I can’t bring myself to sing odes to Apple on the imminent release of its new iPad Just yet!
But that’s not to say I don’t respect Apple for what it’s attempting.
The simple truth is I’m a huge fan of tablet computing and have been since the days of General Magic, Slate Inc., Momenta Inc. (a $40 million smoking hole in Silicon Valley’s ground) as well as Palm Inc. So, having lived through numerous technology revolutions and seen the powerful impact Apple can have on a category, there are things about its iPad that could be bellwethers for touch and tablet computing.
Right off the top, a launch backed by applications that take advantage of not just the technology but also the IPad’s form factor is a great first step. I don’t regard third party padded carrying cases, messenger envelopes or wire frame stands for the iPad as significant parts of the launch and believe that all of this should be included in the original purchase price.
I’m sure there will be hardware opportunities in the iPad market. I can imagine a rush of wireless keyboards for the new device. Unfortunately, I remember all the third-party keyboards for Palm and Pocket PC devices and how quickly they failed. But short range networking and wireless hardware could play a big part in the eventual success of iPad.
And this brings me to the AT&T wireless modem –equipped iPad. In the past, along with other pundits who follow portable computing, I have a love/hate relationship with cellular-phone network based data networking. I love the fact that I can attach to the Internet remotely in venues lacking WiFi access. But the cost of monthly service adds as much as $500 to $700 a year in costs to the portable. With iPad service provider AT&T is offering an inexpensive day use rate, which fits my budget and how often I really require cell-based networking capabilities. I applaud Apple an AT&T for this feature and really believe it’s a step in the right direction for untethered mobile computing.
There are some great applications for Apples tablet computer in the works and I believe they are significant enough to help build momentum for tablet computing. Second generation mapping applications that can be used by consumers to locate businesses offering special pricing on consumer and other goods is one example. Think MapQuest with pushed coupons or offers. Although such apps are emerging for the iPhone, their migration to the iPad seems like an evolutionary migration.
NetFlix, sundry printed publication applications, Yahoo’s content and the like are big examples of ho-hum apps to me. Some of these are already available for the iPhone. At best my initial take on the iPad is simple: it’s a better, much more capable, Kindle. It has to be noted that Apple’s recent agreements with textbook publishers such as McGraw Hill are a return to Apple’s once vaunted educational market.
But are college students willing to pay $500 for an electronic book reader with an integrated onscreen keyboard? Looking back, a similar question about pricing was asked of Macintoshes in the college market and more than a few industry execs were surprised to find out that, yes, college students were willing to pay $1,000 for a Mac. And that was an intrinsic part of the early Apple Macintosh story. Apple could repeat this scenario today with the iPad, but one problem is apparent: College students are accustomed to selling their textbooks at the end of the course and, as yet, there is no mechanism for reselling electronic versions of college textbooks.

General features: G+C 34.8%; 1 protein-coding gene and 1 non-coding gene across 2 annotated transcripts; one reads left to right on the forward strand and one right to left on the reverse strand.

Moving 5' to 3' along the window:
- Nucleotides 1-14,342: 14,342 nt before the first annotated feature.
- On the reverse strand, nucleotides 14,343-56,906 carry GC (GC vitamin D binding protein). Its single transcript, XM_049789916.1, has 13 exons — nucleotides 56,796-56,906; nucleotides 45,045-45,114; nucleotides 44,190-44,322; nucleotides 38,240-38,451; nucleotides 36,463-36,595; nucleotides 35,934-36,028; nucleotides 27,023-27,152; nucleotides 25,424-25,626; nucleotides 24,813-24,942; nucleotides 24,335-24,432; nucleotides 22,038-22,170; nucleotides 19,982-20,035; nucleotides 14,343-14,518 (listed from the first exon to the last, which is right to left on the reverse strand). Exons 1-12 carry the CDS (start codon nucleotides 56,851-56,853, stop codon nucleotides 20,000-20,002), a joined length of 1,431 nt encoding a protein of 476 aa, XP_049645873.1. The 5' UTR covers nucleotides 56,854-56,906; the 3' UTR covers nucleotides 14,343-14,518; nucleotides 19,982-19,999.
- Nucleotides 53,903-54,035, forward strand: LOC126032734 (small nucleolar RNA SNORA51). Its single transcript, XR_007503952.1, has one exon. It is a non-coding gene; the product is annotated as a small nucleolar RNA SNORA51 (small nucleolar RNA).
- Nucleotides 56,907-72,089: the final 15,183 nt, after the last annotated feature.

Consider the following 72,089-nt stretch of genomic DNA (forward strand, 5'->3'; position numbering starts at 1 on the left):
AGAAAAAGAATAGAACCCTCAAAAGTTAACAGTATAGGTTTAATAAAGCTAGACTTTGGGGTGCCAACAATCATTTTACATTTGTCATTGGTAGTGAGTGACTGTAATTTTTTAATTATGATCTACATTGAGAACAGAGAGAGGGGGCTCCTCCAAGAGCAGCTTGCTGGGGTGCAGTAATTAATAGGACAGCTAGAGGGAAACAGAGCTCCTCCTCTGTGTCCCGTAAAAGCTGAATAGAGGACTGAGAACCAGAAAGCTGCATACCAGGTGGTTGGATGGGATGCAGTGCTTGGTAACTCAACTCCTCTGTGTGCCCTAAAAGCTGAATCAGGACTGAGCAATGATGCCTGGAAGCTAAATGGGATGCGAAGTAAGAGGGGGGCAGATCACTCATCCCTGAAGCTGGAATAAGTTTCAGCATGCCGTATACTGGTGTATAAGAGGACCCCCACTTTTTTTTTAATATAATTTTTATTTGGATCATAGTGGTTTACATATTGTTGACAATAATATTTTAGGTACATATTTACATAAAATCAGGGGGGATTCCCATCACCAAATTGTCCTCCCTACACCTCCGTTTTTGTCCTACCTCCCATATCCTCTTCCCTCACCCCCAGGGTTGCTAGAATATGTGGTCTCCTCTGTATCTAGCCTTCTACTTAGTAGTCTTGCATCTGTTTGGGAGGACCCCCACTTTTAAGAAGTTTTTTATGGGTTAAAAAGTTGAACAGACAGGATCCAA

Also, I question one of the often proposed usage scenarios for the iPad—watching movies or episodic television on its smallish screen. To begin with, there are already other numerous mechanisms for this application in existence now. And most of those have larger screens and much better audio than the new iPad.
I’ve always had a fear that Apple developed products for itself. That’s part of the reason I’m not enamored of a business model that’s based on Silicon Valley coffee shop usage. That model just doesn’t play in the Heartland where people meet at the local Cracker Barrel or Dennys before starting their workday at a nearby grain silo or agricultural implement repair shop.
But there are new applications Apple can pioneer with iPad. Medicine is one such area and it’s notout of the realm of possibility to imagine iPads being used to collect vital signs and patient information and then transmitting trhyat information to a doc as he heads to a patient exam room. Many such apps are as profitable as they are glamorous. Furthermore, it wold be easier to pitch this business model to venture capitalists than it would be a simplea pp that collects pennies on the transaction. Now go a step further and imagine iPads being used at medical conferences or required continuing education classes to distribute rich media pertaining to new treatment programs, surgical procedures or drug therapies.
It’s such ideas that really do bring out a sense of child-like wonder when I think of Apple today.
If Apple turns tablet and touch computing into a success I’ll be among the first in a long line of industry pundits to give credit for a job well done. I believe tablet and touch computing is about to come of age and Apple has the wherewithal to help make this happen.
And what’s good for the Apple iPad is also good for the HP Slate, and Lenovo’s S10-3t family, as well as the eight other new tablets being ready to be unveiled in Taipei next month at the Computex trade show in Taiwan. I may not buy an Apple iPad, but I do admire it’s potential to fulfill a long dream of portable computing—touch sensitive tablet computing with numerous connectivity options.—Jim Forbes on 040/02/2010